Inflation numbers point towards pause in rate hikes; energy prices spike
Managing Partner, Chairman
Global Head of Corporates
Kennett Square, PA
Last Thursday, CPI data came in 0.1% lower than expected at 3.2% YoY and 0.2% MoM for July. Even though this was the first year-over-year increase in CPI since June 2022, this news was a small win after a week of mixed headlines.
Banks get downgraded by Moody’s
To start off the week, Moody’s announced that they will downgrade the credit ratings of 10 small to mid-sized banks and put six larger banks on watch. They also changed the outlook of 11 banks from stable to negative. They claimed that this resulted from the higher interest rate environment devaluing their bond holdings and the flight of deposits to accounts with higher interest rates. Moody’s believes that these banks are still vulnerable to a sudden loss of confidence similar to the crisis that rattled the sector earlier this year; companies may consider spreading out trades among a larger pool of counterparties to reduce their exposure.
Inflation and the Fed
Following a 3.0% CPI reading in June, the uptick in CPI by 3.2% caused little concern. The largest driver of the increase is the shelter index, which accounted for over 90 percent of the move according to the BLS. The Core CPI showed a more promising story of control over inflation with a mild decrease to 4.7%. Absent the volatile food and energy indexes, Core CPI is often a better proxy in predicting what the Fed might do, but even FOMC members themselves do not seem to be aligned on that.
Leading up to the next FOMC meeting, inflation readings closer to the Fed's target can further cement the current market view of a likely hold in the policy rate after the next meeting. While the market seems to be generally unified, FOMC members are showing signs that there is uncertainty amongst the committee over the next decision in their respective media appearances last week. Most notably, Federal Reserve Governor Michelle Bowman voiced support for another hike as she sees economic activity continue to expand, while Philadelphia Federal Reserve President Patrick Harker stated that he believes rates are likely at their peak.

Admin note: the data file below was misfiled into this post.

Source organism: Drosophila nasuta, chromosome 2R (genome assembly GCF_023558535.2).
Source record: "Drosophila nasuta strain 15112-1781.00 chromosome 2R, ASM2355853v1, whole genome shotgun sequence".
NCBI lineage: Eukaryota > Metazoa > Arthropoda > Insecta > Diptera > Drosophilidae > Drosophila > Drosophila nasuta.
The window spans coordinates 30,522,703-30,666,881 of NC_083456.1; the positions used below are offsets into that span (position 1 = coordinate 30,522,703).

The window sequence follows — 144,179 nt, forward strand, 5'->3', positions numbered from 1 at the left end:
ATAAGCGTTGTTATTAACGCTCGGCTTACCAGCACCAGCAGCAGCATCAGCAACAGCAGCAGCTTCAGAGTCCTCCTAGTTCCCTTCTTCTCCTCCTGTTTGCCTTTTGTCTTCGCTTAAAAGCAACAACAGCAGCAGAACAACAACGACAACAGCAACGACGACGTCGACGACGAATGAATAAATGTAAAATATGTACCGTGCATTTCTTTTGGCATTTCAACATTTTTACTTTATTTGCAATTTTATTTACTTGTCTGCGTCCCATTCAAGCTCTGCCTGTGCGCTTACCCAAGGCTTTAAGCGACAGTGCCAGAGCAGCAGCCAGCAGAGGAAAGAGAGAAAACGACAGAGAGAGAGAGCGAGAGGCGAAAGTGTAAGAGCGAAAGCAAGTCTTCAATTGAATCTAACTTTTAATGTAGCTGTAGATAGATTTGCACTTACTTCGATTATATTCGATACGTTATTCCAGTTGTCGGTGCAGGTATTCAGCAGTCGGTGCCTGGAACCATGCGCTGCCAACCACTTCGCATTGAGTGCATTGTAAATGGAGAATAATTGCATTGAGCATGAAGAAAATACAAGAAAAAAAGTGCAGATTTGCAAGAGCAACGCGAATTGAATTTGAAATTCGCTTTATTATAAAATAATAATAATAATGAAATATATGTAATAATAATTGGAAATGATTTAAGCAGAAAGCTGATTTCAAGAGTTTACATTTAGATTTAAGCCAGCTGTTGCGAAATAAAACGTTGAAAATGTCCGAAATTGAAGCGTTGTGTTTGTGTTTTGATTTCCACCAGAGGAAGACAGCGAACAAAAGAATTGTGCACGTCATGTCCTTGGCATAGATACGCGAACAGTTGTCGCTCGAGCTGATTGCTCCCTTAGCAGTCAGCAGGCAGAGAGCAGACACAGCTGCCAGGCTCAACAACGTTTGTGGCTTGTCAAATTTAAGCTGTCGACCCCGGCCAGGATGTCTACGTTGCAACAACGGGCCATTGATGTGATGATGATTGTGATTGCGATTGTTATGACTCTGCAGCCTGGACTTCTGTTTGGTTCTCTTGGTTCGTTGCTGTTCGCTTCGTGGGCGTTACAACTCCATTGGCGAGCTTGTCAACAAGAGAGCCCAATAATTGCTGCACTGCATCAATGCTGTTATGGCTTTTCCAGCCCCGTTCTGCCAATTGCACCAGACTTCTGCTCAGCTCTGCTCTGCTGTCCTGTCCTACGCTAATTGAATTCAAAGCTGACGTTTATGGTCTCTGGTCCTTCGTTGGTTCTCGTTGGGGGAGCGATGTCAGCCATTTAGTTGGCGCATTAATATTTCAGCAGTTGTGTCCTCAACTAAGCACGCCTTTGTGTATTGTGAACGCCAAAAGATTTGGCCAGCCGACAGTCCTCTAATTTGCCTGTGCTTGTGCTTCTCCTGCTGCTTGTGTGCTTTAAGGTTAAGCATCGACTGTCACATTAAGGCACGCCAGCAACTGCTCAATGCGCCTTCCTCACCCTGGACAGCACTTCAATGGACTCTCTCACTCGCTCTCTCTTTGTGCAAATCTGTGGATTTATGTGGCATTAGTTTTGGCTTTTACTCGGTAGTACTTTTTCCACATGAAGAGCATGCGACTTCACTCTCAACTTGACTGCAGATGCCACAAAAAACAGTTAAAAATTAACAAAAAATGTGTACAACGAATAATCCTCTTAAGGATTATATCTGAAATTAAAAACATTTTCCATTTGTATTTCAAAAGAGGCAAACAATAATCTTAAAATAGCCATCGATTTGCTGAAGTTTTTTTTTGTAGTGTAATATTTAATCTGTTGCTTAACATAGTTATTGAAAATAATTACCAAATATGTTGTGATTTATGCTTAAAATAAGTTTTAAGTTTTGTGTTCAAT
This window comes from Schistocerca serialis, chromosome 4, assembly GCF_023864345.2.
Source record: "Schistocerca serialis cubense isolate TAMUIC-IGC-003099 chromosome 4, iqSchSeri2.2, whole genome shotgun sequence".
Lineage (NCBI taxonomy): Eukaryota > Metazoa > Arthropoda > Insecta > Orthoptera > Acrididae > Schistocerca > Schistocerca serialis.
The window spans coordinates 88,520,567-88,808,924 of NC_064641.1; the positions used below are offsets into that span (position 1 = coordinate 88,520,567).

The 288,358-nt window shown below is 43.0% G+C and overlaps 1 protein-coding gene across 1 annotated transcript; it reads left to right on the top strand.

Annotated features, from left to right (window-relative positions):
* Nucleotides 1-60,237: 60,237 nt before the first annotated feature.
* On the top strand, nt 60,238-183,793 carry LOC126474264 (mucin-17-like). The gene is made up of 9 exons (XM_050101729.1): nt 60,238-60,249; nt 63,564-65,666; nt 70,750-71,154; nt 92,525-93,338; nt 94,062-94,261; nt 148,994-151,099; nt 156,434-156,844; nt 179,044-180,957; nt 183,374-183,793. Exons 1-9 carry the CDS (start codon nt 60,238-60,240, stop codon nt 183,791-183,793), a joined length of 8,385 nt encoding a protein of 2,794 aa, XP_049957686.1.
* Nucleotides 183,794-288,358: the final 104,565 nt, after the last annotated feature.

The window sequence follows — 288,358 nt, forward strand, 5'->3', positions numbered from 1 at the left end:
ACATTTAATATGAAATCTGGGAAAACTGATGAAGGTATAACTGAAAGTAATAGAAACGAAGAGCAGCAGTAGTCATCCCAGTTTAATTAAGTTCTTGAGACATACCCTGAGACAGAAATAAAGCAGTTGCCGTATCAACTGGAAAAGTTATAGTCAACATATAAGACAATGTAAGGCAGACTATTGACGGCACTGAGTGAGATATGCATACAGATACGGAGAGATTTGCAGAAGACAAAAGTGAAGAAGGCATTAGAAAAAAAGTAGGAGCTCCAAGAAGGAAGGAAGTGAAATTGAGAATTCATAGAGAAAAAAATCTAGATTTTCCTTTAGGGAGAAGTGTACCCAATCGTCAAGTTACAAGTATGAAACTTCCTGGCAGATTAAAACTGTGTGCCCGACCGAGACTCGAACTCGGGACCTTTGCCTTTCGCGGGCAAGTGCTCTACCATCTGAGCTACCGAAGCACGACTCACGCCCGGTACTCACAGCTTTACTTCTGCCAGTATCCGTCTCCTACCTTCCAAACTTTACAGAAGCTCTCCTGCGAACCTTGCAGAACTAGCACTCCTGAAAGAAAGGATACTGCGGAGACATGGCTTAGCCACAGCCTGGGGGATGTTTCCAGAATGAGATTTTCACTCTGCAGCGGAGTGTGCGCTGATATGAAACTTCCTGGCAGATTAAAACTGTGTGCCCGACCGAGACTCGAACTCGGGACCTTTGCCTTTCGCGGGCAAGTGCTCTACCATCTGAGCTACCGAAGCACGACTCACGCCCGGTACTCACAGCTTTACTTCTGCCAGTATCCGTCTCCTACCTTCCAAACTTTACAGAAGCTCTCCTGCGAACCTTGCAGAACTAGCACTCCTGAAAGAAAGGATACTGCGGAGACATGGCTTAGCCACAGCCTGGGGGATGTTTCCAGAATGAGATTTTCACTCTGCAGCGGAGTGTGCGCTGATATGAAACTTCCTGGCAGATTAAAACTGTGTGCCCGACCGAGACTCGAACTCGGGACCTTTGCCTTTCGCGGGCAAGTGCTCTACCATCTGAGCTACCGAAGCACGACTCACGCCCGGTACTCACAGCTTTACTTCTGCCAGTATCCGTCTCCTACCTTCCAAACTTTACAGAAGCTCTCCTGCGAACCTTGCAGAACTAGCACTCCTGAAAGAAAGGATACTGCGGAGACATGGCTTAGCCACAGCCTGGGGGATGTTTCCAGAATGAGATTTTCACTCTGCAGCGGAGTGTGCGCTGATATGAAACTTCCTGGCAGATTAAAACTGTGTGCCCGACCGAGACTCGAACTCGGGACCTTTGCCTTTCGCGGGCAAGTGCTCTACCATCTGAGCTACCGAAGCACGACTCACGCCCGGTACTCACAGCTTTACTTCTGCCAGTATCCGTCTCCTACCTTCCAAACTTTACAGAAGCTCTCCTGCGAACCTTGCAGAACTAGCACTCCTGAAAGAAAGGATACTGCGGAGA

The Treasury had its 3-year, 10-year, and 30-year auctions last week after surprising markets by announcing a larger-than-expected issuance. Following the downgrade of U.S. government debt, concerns rose over demand for these securities. After the dust settled, the demand for shorter-term Treasuries proved strong but weak demand at the 30-year bond auction drove 10-year yields 10 bps higher on Thursday.
Energy prices surge
As consumers have noticed an uptick in gas prices, behind the scenes a classic battle between supply and demand is underway with energy prices.
Crude prices have risen consistently over the last month after the announcement of Saudi Arabia’s plan to cut oil production and the U.S. economy proves strong, but that was challenged by data out of China. After easing up on COVID-19 related restrictions, expectations for a rebound in demand were high but have since crumbled with the latest weak trade data and reported deflation. As another large Chinese real estate developer teeters on default after missing interest payments, fears mount over a possible Chinese debt crisis if deflation persists.
Elsewhere, European natural gas prices surged on Wednesday and closed 22% higher week-over-week on Friday as an Australian labor dispute unfolds. A strike could heavily disrupt the supply of natural gas to Asia and Europe where supply is already delicate from the ongoing Russian-Ukrainian war.
As the dates of predicted economic downfalls come and pass, markets are reluctantly adjusting to the reality of a higher interest rate environment as the yield curve normalizes. While people search for what will be the cause of the “inevitable” recession, long-term rates are continuing to experience higher volatility and short-term rates are anchored by the Fed’s resolve to lower inflation.
This week will start off with the release of U.S. retail sales from the Census Bureau as insight into overall economic activity. On Wednesday, the FOMC meeting minutes and CPI data out of the U.K. will be released. CPI data from the E.U. will cap off the week on Friday.
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